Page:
Lavrenty Konanov was forced to flee his home country in 2015 after opponents of his father, then-president Vasily Konanov, attempted to assassinate him. He fled the country to neighboring Belarus and lived there under the protection of President Sergei Eliches. However, the death of his father and rise of Russian President Natalya Romanova led to Ukraine and Belarus both taking on a pro-Russian stance, and Eliches surrendered Konanov to Russia. Konanov was first held in a Moscow hotel, giving two interviews to Russian state news from that location, before being moved to an undisclosed location.

Now, Russian authorities are frantically searching for Konanov, who has reportedly been missing since the night of 14 November, the date of the Russian election. This is the likely cause of recent Russian border restrictions and a troop increase on the Ukrainian border that was noticed by the Pentagon earlier this week. The Russian government declined to comment on whether or not Konanov was missing or not. It is unknown at this time how Konanov escaped and where he escaped from.
 
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Vice President Hunter suspiciously invested in turkey that looks like Ben Laurion being given pardon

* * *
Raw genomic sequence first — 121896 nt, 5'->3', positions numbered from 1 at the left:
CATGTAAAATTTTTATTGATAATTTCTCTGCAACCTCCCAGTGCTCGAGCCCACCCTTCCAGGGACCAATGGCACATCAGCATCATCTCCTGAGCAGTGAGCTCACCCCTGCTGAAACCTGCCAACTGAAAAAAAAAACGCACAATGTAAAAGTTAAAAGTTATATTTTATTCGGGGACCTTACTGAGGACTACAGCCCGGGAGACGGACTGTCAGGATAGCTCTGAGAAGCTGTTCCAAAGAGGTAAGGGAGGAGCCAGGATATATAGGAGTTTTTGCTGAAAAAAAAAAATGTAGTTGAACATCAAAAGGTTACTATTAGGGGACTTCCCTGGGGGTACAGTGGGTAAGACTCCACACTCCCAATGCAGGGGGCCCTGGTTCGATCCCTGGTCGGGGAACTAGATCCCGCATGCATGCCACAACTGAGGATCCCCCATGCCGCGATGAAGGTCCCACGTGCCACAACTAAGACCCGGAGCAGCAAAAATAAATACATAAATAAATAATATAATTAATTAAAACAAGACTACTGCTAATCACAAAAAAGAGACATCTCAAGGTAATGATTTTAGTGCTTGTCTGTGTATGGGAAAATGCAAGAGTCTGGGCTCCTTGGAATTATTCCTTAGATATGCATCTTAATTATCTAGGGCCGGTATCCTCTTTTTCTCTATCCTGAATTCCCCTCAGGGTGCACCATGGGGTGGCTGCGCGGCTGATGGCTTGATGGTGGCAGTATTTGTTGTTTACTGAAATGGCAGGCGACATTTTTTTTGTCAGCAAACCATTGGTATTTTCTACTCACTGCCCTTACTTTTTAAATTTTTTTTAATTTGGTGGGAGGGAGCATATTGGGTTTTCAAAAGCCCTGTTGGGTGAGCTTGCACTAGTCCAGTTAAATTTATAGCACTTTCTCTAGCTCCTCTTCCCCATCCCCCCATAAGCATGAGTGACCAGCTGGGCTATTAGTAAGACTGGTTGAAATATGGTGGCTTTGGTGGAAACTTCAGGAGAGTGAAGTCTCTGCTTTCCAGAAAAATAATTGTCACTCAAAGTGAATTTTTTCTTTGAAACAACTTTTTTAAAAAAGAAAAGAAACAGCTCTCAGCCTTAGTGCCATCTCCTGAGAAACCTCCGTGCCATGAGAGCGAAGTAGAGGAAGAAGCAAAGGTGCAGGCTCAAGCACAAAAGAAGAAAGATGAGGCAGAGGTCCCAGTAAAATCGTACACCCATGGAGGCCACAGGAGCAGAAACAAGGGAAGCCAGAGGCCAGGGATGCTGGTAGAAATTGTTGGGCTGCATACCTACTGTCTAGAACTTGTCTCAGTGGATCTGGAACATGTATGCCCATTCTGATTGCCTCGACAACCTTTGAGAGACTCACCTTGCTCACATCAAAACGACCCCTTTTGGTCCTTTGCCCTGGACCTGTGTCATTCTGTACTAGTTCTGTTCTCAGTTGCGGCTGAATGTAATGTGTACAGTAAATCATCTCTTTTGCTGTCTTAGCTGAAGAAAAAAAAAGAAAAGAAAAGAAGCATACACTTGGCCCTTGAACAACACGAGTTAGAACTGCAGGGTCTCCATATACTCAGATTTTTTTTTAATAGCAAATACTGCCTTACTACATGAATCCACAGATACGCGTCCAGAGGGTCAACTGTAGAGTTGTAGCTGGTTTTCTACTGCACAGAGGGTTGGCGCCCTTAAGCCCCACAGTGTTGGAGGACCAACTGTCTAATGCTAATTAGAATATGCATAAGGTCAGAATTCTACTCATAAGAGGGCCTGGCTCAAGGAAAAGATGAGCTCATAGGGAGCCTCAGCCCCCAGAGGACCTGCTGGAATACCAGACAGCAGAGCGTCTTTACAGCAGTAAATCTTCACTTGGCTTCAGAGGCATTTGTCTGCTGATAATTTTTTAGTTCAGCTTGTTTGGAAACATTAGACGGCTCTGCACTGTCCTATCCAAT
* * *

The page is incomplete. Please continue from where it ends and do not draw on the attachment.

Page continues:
November 25, 2021

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(photo credit: Chris O'Donnell)
 
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Atlantis Cable News

Long to GOP Candidates "Stop Being Afraid of Duke"

Dallas, Texas-
With rumors continuing to grow in strength that Businessman Andrew Long is considering an Independent candidacy for the White House to challenge Alan Duke should he become the GOP Nominee, Long called on his fellow Republicans to join his anti-Duke Crusade. "I watched the debate the other night, and I was shocked to see all of them spend all of their time on Ben Laurion. Laurion is finished. At best, he's an incompetent idiot, at worst, he's complicit in one of the worst oil spills in our nation's history. Either way, he's finished. Who isn't finished, and who certainly isn't going away, Alan Duke. Everyone seems to be tip-toeing around him, not wanting to offend his supporters so they can scoop them up when he drops out. I have a news flash for all of you, he isn't dropping out. He's winning and he knows it. You have to take him on now before it's too late."

Long, who joined the GOP only 2 years ago after spending much of his adult life as an independent, has made several unsuccessful attempts at elected office in his native Texas. However, should he attempt an Independent run for the White House next year, he would certainly have the financial resources to pull it off.
 
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Top Stories This Week

Texas billionaire Andrew Long urges GOP to unite against Duke
Saturday, November 27th, 2021